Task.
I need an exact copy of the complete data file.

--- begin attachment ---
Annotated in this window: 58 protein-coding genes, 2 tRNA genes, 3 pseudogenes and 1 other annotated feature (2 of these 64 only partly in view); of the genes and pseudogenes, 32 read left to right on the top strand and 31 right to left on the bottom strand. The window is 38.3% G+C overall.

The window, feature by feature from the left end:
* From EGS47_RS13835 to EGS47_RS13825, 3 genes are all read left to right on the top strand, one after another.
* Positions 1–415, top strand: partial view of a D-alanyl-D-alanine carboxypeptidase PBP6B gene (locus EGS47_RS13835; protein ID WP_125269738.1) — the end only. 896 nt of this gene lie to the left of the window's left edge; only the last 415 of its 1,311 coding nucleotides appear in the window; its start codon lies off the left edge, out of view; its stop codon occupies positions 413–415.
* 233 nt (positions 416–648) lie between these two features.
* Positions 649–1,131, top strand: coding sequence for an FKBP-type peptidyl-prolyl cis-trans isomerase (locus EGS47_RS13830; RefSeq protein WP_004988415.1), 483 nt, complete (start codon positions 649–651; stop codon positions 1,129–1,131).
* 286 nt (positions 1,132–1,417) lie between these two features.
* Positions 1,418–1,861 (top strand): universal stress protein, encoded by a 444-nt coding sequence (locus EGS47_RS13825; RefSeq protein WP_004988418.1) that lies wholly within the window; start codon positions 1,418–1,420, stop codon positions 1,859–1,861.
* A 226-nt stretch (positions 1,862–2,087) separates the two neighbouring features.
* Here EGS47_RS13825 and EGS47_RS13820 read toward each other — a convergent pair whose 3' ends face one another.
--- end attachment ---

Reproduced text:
Annotated in this window: 58 protein-coding genes, 2 tRNA genes, 3 pseudogenes and 1 other annotated feature (2 of these 64 only partly in view); of the genes and pseudogenes, 32 read left to right on the top strand and 31 right to left on the bottom strand. The window is 38.3% G+C overall.

The window, feature by feature from the left end:
* From EGS47_RS13835 to EGS47_RS13825, 3 genes are all read left to right on the top strand, one after another.
* Positions 1–415, top strand: partial view of a D-alanyl-D-alanine carboxypeptidase PBP6B gene (locus EGS47_RS13835; protein ID WP_125269738.1) — the end only. 896 nt of this gene lie to the left of the window's left edge; only the last 415 of its 1,311 coding nucleotides appear in the window; its start codon lies off the left edge, out of view; its stop codon occupies positions 413–415.
* 233 nt (positions 416–648) lie between these two features.
* Positions 649–1,131, top strand: coding sequence for an FKBP-type peptidyl-prolyl cis-trans isomerase (locus EGS47_RS13830; RefSeq protein WP_004988415.1), 483 nt, complete (start codon positions 649–651; stop codon positions 1,129–1,131).
* 286 nt (positions 1,132–1,417) lie between these two features.
* Positions 1,418–1,861 (top strand): universal stress protein, encoded by a 444-nt coding sequence (locus EGS47_RS13825; RefSeq protein WP_004988418.1) that lies wholly within the window; start codon positions 1,418–1,420, stop codon positions 1,859–1,861.
* A 226-nt stretch (positions 1,862–2,087) separates the two neighbouring features.
* Here EGS47_RS13825 and EGS47_RS13820 read toward each other — a convergent pair whose 3' ends face one another.